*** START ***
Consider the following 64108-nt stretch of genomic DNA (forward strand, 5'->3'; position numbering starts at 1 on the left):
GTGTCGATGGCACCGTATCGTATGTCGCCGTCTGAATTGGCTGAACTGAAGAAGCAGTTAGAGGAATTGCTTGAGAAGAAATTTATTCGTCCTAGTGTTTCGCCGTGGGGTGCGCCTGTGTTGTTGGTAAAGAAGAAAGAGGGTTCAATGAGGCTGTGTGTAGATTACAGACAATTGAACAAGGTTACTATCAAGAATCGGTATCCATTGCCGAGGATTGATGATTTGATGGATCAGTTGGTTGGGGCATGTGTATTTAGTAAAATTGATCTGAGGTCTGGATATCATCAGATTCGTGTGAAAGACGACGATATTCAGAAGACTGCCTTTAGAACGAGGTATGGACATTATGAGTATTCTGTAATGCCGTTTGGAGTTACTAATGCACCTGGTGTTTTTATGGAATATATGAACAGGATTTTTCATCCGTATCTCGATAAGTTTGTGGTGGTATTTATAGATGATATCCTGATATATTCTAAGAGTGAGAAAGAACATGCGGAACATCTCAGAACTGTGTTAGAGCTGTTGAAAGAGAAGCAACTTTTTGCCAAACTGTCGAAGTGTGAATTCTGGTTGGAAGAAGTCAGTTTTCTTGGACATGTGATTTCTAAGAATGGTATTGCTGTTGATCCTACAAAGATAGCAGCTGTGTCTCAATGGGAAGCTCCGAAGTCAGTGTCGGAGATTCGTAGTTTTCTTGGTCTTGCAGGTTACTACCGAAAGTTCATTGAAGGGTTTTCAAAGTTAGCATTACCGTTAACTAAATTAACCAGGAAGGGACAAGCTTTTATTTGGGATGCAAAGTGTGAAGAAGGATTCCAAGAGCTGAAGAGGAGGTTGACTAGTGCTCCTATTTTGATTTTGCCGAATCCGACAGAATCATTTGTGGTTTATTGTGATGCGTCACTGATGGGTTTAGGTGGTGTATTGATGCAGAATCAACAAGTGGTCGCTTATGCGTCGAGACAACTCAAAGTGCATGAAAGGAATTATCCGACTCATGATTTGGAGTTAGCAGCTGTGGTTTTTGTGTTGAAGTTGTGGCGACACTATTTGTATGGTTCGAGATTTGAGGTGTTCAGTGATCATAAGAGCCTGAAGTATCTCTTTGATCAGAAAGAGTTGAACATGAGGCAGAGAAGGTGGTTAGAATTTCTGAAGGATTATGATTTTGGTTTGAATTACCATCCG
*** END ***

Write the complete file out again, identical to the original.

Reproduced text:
Consider the following 64108-nt stretch of genomic DNA (forward strand, 5'->3'; position numbering starts at 1 on the left):
GTGTCGATGGCACCGTATCGTATGTCGCCGTCTGAATTGGCTGAACTGAAGAAGCAGTTAGAGGAATTGCTTGAGAAGAAATTTATTCGTCCTAGTGTTTCGCCGTGGGGTGCGCCTGTGTTGTTGGTAAAGAAGAAAGAGGGTTCAATGAGGCTGTGTGTAGATTACAGACAATTGAACAAGGTTACTATCAAGAATCGGTATCCATTGCCGAGGATTGATGATTTGATGGATCAGTTGGTTGGGGCATGTGTATTTAGTAAAATTGATCTGAGGTCTGGATATCATCAGATTCGTGTGAAAGACGACGATATTCAGAAGACTGCCTTTAGAACGAGGTATGGACATTATGAGTATTCTGTAATGCCGTTTGGAGTTACTAATGCACCTGGTGTTTTTATGGAATATATGAACAGGATTTTTCATCCGTATCTCGATAAGTTTGTGGTGGTATTTATAGATGATATCCTGATATATTCTAAGAGTGAGAAAGAACATGCGGAACATCTCAGAACTGTGTTAGAGCTGTTGAAAGAGAAGCAACTTTTTGCCAAACTGTCGAAGTGTGAATTCTGGTTGGAAGAAGTCAGTTTTCTTGGACATGTGATTTCTAAGAATGGTATTGCTGTTGATCCTACAAAGATAGCAGCTGTGTCTCAATGGGAAGCTCCGAAGTCAGTGTCGGAGATTCGTAGTTTTCTTGGTCTTGCAGGTTACTACCGAAAGTTCATTGAAGGGTTTTCAAAGTTAGCATTACCGTTAACTAAATTAACCAGGAAGGGACAAGCTTTTATTTGGGATGCAAAGTGTGAAGAAGGATTCCAAGAGCTGAAGAGGAGGTTGACTAGTGCTCCTATTTTGATTTTGCCGAATCCGACAGAATCATTTGTGGTTTATTGTGATGCGTCACTGATGGGTTTAGGTGGTGTATTGATGCAGAATCAACAAGTGGTCGCTTATGCGTCGAGACAACTCAAAGTGCATGAAAGGAATTATCCGACTCATGATTTGGAGTTAGCAGCTGTGGTTTTTGTGTTGAAGTTGTGGCGACACTATTTGTATGGTTCGAGATTTGAGGTGTTCAGTGATCATAAGAGCCTGAAGTATCTCTTTGATCAGAAAGAGTTGAACATGAGGCAGAGAAGGTGGTTAGAATTTCTGAAGGATTATGATTTTGGTTTGAATTACCATCCG